Atherosclerosis is a chronic low-grade inflammatory disorder and inflammation within the vascular wall contributes to the development of ME [1416]. Due to BRB breakdown secondary to damage at the tight junctions of endothelial cells, fluid diffusion from the occluded veins into the tissue can lead to ME [17]. In addition, through such mechanisms, inflammatory responses and vascular dysfunction can all interact to cause retinal ischemia, which induces the expression of VEGF [18]. DME and BRVO-ME may differ in terms of pathogenesis because the cytokine concentrations in the aqueous humor are quite different, suggesting that the inflammatory reaction may be more activated in DME than in BRVO-ME, and ischemic insult may play a central role in the development of BRVO-ME [19].

2. The Role of Inflammatory Mediators in the Pathogenesis of Macular Edema

Since Vinores et al. [20] first described the role of VEGF in both ischemic and inflammatory ocular pathologies, it is well known that certain inflammatory mediators are present at the sites of ME, such as the aforementioned VEGF, together with cytokines, chemokines, angiotensin II, prostaglandins, matrix metalloproteinases, interleukins, selectins, vascular cell adhesion molecule-1 (VCAM-1), intercellular adhesion molecule-1 (ICAM-1), and inflammatory cells (macrophages and neutrophils), all of which participate in a complex chain of events that has yet to be fully defined [21, 22]. The vitreous levels of these inflammatory factors appear to be related to the pathological processes [23], although it remains to be seen what blood components are extravasated, how and where they flow into the retinal tissue, and from which vessels they are absorbed [24].

It is important to define which inflammatory mediators are enhanced or dampened in the clinical situation. Indeed, it is known that the concentration of several cytokines in the vitreous cavity increases in eyes with BRVO-ME [2527], including VEGF and interleukin-6 (IL-6), and that such increases are related to the severity and prognosis of ME [28]. Likewise, increased vitreous fluid levels of interleukin-6 (IL-6), monocyte chemotactic protein-1 (MCP-1), pigment epithelium-derived factor (PEDF), and particularly VEGF and ICAM-1 were related to retinal vascular permeability and the severity of DME [29].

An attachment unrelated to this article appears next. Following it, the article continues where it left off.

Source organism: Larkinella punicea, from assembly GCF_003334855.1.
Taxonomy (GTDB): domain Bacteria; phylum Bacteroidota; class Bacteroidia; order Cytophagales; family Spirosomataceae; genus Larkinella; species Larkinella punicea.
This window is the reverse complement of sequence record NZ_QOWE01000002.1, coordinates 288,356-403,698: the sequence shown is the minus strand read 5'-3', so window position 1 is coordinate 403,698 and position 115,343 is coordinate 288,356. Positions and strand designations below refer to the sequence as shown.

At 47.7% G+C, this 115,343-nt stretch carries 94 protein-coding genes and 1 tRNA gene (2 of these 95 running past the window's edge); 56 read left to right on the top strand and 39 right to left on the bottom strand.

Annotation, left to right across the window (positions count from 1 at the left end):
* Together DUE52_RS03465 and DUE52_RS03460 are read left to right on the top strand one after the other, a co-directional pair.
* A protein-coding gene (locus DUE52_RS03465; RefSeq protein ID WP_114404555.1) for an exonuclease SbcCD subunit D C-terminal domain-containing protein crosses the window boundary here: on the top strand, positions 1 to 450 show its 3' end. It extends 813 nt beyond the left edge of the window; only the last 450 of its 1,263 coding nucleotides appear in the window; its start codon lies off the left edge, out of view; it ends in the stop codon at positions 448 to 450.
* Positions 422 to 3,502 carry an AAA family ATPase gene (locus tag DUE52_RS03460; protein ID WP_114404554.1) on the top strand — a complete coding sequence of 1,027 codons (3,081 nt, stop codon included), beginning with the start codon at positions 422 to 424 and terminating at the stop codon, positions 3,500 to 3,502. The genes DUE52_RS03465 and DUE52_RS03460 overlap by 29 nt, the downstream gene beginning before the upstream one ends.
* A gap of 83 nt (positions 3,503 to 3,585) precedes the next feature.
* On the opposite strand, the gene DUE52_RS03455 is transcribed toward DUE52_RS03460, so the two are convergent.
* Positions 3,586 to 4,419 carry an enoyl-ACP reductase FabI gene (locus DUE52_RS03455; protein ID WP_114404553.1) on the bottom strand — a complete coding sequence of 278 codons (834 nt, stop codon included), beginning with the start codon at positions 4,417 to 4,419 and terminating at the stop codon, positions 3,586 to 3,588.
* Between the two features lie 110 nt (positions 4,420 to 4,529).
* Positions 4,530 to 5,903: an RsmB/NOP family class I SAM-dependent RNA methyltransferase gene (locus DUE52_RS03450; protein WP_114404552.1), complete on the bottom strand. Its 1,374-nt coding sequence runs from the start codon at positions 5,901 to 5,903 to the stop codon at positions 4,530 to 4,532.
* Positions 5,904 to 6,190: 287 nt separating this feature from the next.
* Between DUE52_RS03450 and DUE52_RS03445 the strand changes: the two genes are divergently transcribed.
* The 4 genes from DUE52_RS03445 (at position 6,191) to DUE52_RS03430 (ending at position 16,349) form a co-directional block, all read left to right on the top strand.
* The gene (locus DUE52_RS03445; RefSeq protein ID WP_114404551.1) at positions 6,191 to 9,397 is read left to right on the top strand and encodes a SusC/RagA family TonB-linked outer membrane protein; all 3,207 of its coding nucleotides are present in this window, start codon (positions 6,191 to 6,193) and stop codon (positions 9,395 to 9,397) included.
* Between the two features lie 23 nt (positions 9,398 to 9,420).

However, whereas the aqueous humour is easily accessible and can be examined even in an outpatient setting, it is not possible to evaluate the vitreal levels of these cytokines in a routine examination [30]. When the vitreous levels of VEGF and interleukin-6 (IL-6) have been measured in patients with DME or with ME due to BRVO and CRVO, the vitreal VEGF concentration proved to be very similar in each group [31]. However, the level of IL-6 in the vitreous cavity was significantly higher in DME patients than in those with BRVO or CRVO. Noma et al. investigated whether VEGF or IL-6 contributes to the pathogenesis of ME in eyes with BRVO [26] and CRVO [32]. They found that the vitreous fluid level of VEGF was significantly higher in the patients with BRVO and CRVO than in controls. The vitreous fluid level of IL-6 was also significantly higher in the patients with both types of RVO than in the control subjects. In the BRVO and CRVO patients, there was a significant correlation between the vitreous levels of VEGF and IL-6. Vitreous fluid levels of both VEGF and IL-6 were significantly higher in patients with BRVO/CRVO patients with ischemia than in those without ischemia. In addition, the vitreous levels of both factors were significantly correlated with the severity of macular edema in the BRVO/CRVO patients. Nevertheless, further studies will be needed to fully understand the relationship of certain inflammatory mediators to DME and ME secondary to BRVO or CRVO.